Citizen Science; Fight or Flight?
Uploaded by Evette Clayton on behalf of author, Steven Correia
We all know that people are stubborn, five minutes in any internet forum could tell you that, so is it really all that necessary to try and change their minds? That is what The Bird Network (TBN) of the Cornell Laboratory of Ornithology (CLO) tried to do.
Citizen science is a term used for projects or ongoing programmes of scientific work in which individual volunteers or networks of volunteers, many of whom may have no specific scientific training, perform or manage research-related tasks such as observation, measurement, or computation. Among the more complex of the CLO’s citizen science projects, The Bird Network set out to change
the attitude of its participants towards environmental science basing their work on the framework of the ‘Elaboration Likelihood Model’. This theory argues that thoughtful attention to a stimuli will activate a central or main route to persuasion, this is particularly useful for citizen science as all of the participants are volunteers and will therefore be more interested in and attentive to the subject. This lead to the hypothesis that;
• Participation in the TBN will lead to positive effects on attitudes towards science and the environment in adult participants.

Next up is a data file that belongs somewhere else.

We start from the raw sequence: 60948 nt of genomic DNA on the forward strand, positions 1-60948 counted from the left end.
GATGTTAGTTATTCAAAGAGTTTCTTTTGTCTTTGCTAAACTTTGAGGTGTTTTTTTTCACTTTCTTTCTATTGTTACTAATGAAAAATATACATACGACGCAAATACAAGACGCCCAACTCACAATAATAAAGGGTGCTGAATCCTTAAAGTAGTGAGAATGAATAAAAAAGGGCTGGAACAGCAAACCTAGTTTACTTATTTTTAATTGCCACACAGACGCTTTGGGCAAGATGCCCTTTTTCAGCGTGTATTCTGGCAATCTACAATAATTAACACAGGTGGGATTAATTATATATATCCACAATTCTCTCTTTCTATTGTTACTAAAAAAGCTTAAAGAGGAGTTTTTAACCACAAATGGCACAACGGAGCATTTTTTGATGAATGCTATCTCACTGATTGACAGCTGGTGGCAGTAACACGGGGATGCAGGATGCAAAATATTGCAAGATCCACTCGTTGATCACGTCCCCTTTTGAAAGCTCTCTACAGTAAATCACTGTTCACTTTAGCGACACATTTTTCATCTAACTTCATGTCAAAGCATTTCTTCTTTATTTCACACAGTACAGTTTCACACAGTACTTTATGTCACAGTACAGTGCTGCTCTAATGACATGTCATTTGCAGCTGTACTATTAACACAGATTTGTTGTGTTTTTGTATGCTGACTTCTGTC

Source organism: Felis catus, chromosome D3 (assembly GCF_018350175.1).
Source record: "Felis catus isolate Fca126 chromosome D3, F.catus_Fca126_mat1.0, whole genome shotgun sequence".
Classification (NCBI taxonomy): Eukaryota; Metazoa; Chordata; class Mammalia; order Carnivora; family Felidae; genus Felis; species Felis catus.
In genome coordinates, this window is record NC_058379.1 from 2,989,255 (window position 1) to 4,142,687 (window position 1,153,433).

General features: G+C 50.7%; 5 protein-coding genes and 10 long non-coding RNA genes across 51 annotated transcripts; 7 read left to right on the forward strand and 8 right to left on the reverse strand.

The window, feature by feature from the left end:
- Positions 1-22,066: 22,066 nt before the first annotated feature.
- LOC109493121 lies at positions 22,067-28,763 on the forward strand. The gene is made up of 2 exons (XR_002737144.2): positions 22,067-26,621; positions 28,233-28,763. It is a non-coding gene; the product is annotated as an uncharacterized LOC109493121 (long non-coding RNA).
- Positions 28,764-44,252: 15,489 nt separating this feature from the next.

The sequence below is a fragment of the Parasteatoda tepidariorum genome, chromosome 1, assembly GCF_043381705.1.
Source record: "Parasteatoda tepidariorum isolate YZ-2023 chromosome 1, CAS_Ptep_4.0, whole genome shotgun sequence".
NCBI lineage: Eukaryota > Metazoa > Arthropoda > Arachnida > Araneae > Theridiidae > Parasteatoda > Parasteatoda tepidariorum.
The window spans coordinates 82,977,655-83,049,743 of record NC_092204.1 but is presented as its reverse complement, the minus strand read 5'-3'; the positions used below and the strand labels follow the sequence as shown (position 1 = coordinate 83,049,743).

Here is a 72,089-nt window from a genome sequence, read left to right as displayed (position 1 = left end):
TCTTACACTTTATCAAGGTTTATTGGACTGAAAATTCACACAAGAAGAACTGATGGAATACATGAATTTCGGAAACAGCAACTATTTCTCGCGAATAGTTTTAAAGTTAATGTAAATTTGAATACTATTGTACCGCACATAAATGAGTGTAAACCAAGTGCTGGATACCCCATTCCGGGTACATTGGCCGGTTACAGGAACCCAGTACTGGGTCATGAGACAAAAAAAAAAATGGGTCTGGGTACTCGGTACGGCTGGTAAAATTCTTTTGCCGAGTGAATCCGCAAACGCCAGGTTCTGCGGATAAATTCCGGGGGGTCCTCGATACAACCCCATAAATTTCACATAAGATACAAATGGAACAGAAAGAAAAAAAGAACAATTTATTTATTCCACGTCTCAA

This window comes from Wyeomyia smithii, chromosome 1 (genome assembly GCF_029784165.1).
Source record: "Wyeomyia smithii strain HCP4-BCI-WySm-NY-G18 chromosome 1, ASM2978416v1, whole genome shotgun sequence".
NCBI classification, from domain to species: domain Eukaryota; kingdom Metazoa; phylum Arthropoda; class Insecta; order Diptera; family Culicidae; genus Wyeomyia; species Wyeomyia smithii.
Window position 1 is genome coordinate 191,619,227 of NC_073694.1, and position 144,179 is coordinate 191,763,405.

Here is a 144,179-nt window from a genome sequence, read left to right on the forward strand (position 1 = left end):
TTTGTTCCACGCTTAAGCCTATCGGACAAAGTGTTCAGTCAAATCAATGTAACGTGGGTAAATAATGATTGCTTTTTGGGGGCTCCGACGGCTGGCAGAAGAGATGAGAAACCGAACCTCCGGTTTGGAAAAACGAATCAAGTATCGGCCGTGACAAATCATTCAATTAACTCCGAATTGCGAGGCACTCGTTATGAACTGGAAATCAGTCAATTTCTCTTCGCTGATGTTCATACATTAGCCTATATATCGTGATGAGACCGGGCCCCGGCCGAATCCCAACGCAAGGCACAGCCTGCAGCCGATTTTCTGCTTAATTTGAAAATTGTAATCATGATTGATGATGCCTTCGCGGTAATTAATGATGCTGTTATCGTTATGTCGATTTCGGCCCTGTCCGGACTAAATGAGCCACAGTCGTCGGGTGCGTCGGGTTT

Although this would be supported by previous research if performed on children or young adults, the impact of direct participation on the attitudes of adults has rarely been explored.
Unfortunately, this particular citizen science project has found effectively no changes in the attitudes of participants towards science and the environment. TBN mostly attributed this lack in change of attitude to the complexity of people’s attitudes and our current methods in measuring them. Four arguments could be extrapolated to support this assumption;
1. The large number of undecided responses on both the pre- and post-tests indicate the respondents’ attitudes are complex.
2. Participants’ attitudes towards science have actually stayed moderate at the post-test stage. This has been shown to be associated with ‘belief complexity’
3. The project could have stabilised a deteriorating attitude and this was not within the scope of the TBN’s measurement of attitudes.
4. The scale may not have been sensitive enough to accurately measure a change in attitude.
So the results of this citizen science project say one of two things, either our current methods for measuring attitudes is very insufficient or adults really don’t change their mind too easily. This then asks the question should we struggle to improve the quality of measuring attitudes in citizen science projects or should we walk away from this project confirming what we already thought at
Fight or Flight?
Brossard, D, Lewenstein, B and Bonney, R. 2005. Scientific knowledge and attitude change: The impact of a citizen science project’, International Journal of Science Education, 27: 9, 1099 – 1121.